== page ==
Friday, April 15, 2005

Lord Acton's Dictum

This post by Jim Bliss is really good. Although I don't agree with everything he says - and not just the quibble I mention in the comments, but other stuff, mostly environmental issues, which I'm happy to confess I don't really know enough about to argue with him with (which does not mean I should automatically concede any dispute) - it is generally well-written and excellently argued. The one thing which it does which slightly troubles me is the adoption of Lord Acton's dictum, "power corrupts, absolute power corrupts absolutely". Now, call me an idealist, call me a naive fool (go on, I dare you) but I'm not really sure that progressives should be uncritically adopting as a universal generalization something said by a late nineteenth century conservative in defence of robber-baron capitalism style limited government. A while ago, Pearsall (this gets very meta-, for which I apologize) wrote a piece, responding to a piece which I had written about why we should remember the Communist regimes of the last century with regret, at least in some sense, rather than the kind of visceral disgust reserved for the Nazi regimes of the same period. He basically argued that rather than remembering these regimes with regret, they ought to stand as reminders of the insanity that follows from attempts, however well-intentioned, to remake society according to some utopian vision. The two attitudes are linked, it seems to me: both are a form of pessimism in the face of the mendacity, grubby self-interest, corruption and narrow focus of much of politics, a pessimism which is generalized to all possible politics, and which thus can (I'm not saying Jim or Pearsall actually do this, but it seems they come close to it) leave us stymied by the unacceptable face of the world as it is, unwilling to try and change it because change will only make it worse. They are kinds of forms of conservatism, of resistance to the idea that, however complex the human world is, it is of our making, and we can, with the correct knowledge, carefully applied by people of good-will, make it better. I'm not a marxist and don't have a utopia lined up, waiting for me to sell it to you, and I am aware that an awful lot of what goes on in politics is essentially pork-barrelling, but that doesn't mean that we should give up on all hope of change (I hope).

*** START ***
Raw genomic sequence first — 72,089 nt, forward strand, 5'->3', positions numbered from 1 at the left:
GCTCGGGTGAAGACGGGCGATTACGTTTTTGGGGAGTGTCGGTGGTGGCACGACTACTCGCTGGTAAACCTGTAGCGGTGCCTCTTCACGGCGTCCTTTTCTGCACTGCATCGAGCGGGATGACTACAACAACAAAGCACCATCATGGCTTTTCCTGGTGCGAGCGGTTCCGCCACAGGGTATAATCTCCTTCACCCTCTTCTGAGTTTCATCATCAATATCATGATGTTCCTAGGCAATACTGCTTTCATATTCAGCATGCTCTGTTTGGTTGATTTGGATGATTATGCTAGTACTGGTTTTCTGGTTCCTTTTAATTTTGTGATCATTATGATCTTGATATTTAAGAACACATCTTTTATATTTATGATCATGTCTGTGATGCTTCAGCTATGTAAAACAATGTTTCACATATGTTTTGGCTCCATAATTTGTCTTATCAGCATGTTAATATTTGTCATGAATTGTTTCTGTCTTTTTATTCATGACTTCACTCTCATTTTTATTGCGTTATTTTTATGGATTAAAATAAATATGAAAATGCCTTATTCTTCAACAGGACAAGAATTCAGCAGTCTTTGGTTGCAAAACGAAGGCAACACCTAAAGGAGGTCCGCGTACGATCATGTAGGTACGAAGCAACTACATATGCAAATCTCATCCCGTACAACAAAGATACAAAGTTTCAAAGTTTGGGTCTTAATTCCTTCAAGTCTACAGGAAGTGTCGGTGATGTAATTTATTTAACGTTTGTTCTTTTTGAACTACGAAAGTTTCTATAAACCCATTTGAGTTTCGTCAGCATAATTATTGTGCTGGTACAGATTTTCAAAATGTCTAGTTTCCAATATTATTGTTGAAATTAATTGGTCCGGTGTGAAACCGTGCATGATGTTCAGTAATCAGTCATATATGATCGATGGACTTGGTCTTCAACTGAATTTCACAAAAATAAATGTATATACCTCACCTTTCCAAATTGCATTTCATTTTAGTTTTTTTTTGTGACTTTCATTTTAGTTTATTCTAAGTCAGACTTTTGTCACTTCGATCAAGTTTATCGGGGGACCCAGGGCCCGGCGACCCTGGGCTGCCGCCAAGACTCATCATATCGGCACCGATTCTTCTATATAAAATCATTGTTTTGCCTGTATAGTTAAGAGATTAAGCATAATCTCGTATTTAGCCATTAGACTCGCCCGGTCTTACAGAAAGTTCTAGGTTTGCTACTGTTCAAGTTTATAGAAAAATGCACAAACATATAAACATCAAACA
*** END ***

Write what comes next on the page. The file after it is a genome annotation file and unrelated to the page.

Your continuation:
Jim Bliss, as he mentions in the comments, has a kind of response up here. I feel that I should say that, if anything, the 'I'm doing my best ostrich impression, me' attitude he contrasts his own view to is the kind of conservatism that Lord Acton's dictum - whatever it's origins - is a symptom of.

4 comments:

Pearsall Helms said...

It's not that I think that positive change is impossible, it's just that I think that the continuous failure of societies that start out on a path to utopia shows that we can't build paradise on earth. I'm just not very revolutionary.

Jim Bliss said...

Hi Robert,

I began writing a comment here, but it spiralled out of control I'm afraid (the criticism of "pessimism" is something that my writing has had levelled at it before).

In the end it got folded into another post I was writing and appears here on my blog.

The piece is not, by the way, aimed at you. I hope I make it fairly clear that I'm merely using your critique of Lord Acton's dictum as a springboard to address a broader issue.

Good blog, by the way!


Take care of yourself,
jim.

Shuggy said...

Acton was, as I understand it, refering to the power of the Pope. Accepting the dictum doesn't mean accepting a conservative world-view but it does, I think, mean accepting building paradise involves building gulags; human history doesn't lead us to think otherwise...

Anonymous said...

Acton was a classical liberal. No sort of conservatism has nothing to do with his views.